▼ some fine sport in brilliant sunshine made Sunday a great day for the thousands of spectators from both sides of the border who attended the motor cycle racing at Charterhall. A four hour programme which included side-car events, kept the crowd’s enthusiasm at a high pitch and even though several of the big names were missing on this occasion, there were some very close finishes.
t only Peebles has a lower birth rate in Scotland than Berwickshire, and only three counties have a higher death rate. These statistics are provided in the quarterly return of the Registrar-General Births, Deaths and Marriages in Scotland. The estimated population of Berwickshire at December 1960, was 23,000.
t over 150 Wolf Cubs entered the grounds of Duns Castel on Sunday and, led by prominent members of Robin Hood’s outlaw band set off to rescue King Richard who was being held prisoner in St Mary’s Glade.
t in the second match of the Duns Summer Cup, Greenlaw were the winners against Gavinton Redskins, going through into the second round.
t for the first time for a number of years the preliminary festival of the Scottish Community Drama Association, held in Duns, is reported to have made a profit.
t returning to Dunbar after the Scottish Junior Cup final on Saturday night the home team were given an official reception at the Town House by the Town Council.
100 years ago
▼ On Wednesday, in the Red Lion Hotel, Mr Chas. E Annandale, who has been chairman of Ayton Horticultural Society for the past four years, was presented with a handsome case of briar pipes, on leaving for Canada. The case was subscribed for by the committee and was supplied by Mr P Lugton, merchant, Ayton.
▼ THE Pinder Ord Circus visited Chirnside on Saturday night and gave performance. Not withstanding the fact that a great number of people had left the village and district for Berwick Fair, there was a large gathering.
▼ A Public Meeting of the inhabitants of Auchencrow was held in the school on Tuesday to make arrangements for celebrating the Coronation. Adam S Logan, Esq. of Ferney Castle, presided, and in appropriate terms explained the purpose of the meeting. It was unanimously agreed to have a picnic and sports for the children on Coronation Day.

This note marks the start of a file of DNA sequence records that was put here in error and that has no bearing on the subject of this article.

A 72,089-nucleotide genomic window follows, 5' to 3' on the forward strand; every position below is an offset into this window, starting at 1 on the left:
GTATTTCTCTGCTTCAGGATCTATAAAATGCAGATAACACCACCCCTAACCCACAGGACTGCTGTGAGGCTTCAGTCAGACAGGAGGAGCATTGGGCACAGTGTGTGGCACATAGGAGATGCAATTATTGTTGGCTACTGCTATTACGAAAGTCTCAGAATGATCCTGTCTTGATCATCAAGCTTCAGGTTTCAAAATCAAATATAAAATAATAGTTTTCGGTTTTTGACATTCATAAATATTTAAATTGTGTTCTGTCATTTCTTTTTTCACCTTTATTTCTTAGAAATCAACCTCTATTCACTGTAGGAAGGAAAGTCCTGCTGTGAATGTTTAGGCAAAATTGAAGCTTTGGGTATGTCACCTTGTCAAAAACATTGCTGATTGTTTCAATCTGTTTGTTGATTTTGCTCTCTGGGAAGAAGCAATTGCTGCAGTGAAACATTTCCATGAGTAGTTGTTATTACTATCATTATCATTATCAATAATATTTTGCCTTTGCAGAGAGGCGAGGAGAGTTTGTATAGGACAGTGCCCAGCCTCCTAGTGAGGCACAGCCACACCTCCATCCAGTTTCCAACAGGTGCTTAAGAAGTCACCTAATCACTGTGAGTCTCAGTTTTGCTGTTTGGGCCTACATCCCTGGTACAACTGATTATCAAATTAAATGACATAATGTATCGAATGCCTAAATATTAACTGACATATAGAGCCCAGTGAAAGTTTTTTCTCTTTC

▼ THE farm stock and implements on the farm of Old Ladykirk, about five miles from Coldstream, belonging to Mrs Lyall, were sold on Thursday by Messrs R G and W B Swan, auctioneers, Duns.
▼ A representative Parish Committee has been appointed, and arrangements are being made for a parish picnic at Westruther, a bonfire and fireworks on Lammermoors, the presentation of Coronation mugs to children, and the erection of flagstaff and Union Jack at the school. Nearly £20 has been collected.
▼THE site of the proposed rifle range at Eyemouth was inspected on Wednesday last by Captain Cunningham, from head quarters, who passed it as suitable. The targets were erected on Saturday, and it is expected that the “ping” of the bullets will be heard in a very short time.
▼ On Thursday members of the Eyemouth Angling Club held their annual competition on the Whiteadder, and there was a good turn out of competitors. The river was somewhat low and a bright sun was not conductive to good sport, but nevertheless some fine baskets were obtained.
t on Friday night, Mr Jas Miller, who has been foreman gardener for the past two and a half years at Greenfield Gardens, Greenlaw, received presentation from a number of the gardeners in the district on the occasion of his marriage, and his appointment as head gardener at Eccles. Mr L McLean, in name of the subscribers, made the presentation, which consisted of a marble clock together with a silver teapot for Mr Miller’s intended bride. In doing so, Mr McLean expressed best wishes of the gardening fraternity in the district for Mr Miller’s future success and happiness.
t The Whitsunday term falling on Sunday, yesterday was the legal term day on which “flitting” took place. In the district there was a considerable number of removals, and on Sunday night and early on Monday morning the carts for distant “flitters” began to rumble through the towns. Luckily the weather was of the best (Sunday was the warmest day of the season) and flitting was carried through under the best atmospheric conditions.
t Certain places in the Kingdom are claiming the oldest living Officer of British Volunteers, but there seems little doubt that the senior surviving Volunteer Officer is a native, and a Freeman, of Berwick-Upon-Tweed - Stephen Sanderson, D.L. solicitor, Berwick, and Clerk of the peace for Northumberland. He was sworn in as a member of the old Berwick Volunteer Artillary on February 8, 1860 - 51 years ago.